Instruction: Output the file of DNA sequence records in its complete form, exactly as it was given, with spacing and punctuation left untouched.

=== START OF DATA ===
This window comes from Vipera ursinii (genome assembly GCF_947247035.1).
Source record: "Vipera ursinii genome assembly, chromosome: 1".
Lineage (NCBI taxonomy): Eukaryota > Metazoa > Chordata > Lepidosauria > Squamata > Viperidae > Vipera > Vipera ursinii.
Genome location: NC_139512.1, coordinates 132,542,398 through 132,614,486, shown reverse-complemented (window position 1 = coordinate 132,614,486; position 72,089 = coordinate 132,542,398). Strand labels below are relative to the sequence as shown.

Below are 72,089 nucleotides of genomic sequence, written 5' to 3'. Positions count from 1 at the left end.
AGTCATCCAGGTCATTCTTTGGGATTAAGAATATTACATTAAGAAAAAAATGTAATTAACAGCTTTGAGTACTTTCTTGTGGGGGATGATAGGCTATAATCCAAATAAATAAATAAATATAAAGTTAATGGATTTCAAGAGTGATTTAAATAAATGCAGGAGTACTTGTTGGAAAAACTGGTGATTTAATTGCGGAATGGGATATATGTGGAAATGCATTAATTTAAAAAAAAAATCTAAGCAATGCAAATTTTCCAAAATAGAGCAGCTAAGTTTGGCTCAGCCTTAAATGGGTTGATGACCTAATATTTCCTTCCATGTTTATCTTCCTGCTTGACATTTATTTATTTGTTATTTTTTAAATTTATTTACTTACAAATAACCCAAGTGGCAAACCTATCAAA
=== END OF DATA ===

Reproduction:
This window comes from Vipera ursinii (genome assembly GCF_947247035.1).
Source record: "Vipera ursinii genome assembly, chromosome: 1".
Lineage (NCBI taxonomy): Eukaryota > Metazoa > Chordata > Lepidosauria > Squamata > Viperidae > Vipera > Vipera ursinii.
Genome location: NC_139512.1, coordinates 132,542,398 through 132,614,486, shown reverse-complemented (window position 1 = coordinate 132,614,486; position 72,089 = coordinate 132,542,398). Strand labels below are relative to the sequence as shown.

Below are 72,089 nucleotides of genomic sequence, written 5' to 3'. Positions count from 1 at the left end.
AGTCATCCAGGTCATTCTTTGGGATTAAGAATATTACATTAAGAAAAAAATGTAATTAACAGCTTTGAGTACTTTCTTGTGGGGGATGATAGGCTATAATCCAAATAAATAAATAAATATAAAGTTAATGGATTTCAAGAGTGATTTAAATAAATGCAGGAGTACTTGTTGGAAAAACTGGTGATTTAATTGCGGAATGGGATATATGTGGAAATGCATTAATTTAAAAAAAAAATCTAAGCAATGCAAATTTTCCAAAATAGAGCAGCTAAGTTTGGCTCAGCCTTAAATGGGTTGATGACCTAATATTTCCTTCCATGTTTATCTTCCTGCTTGACATTTATTTATTTGTTATTTTTTAAATTTATTTACTTACAAATAACCCAAGTGGCAAACCTATCAAA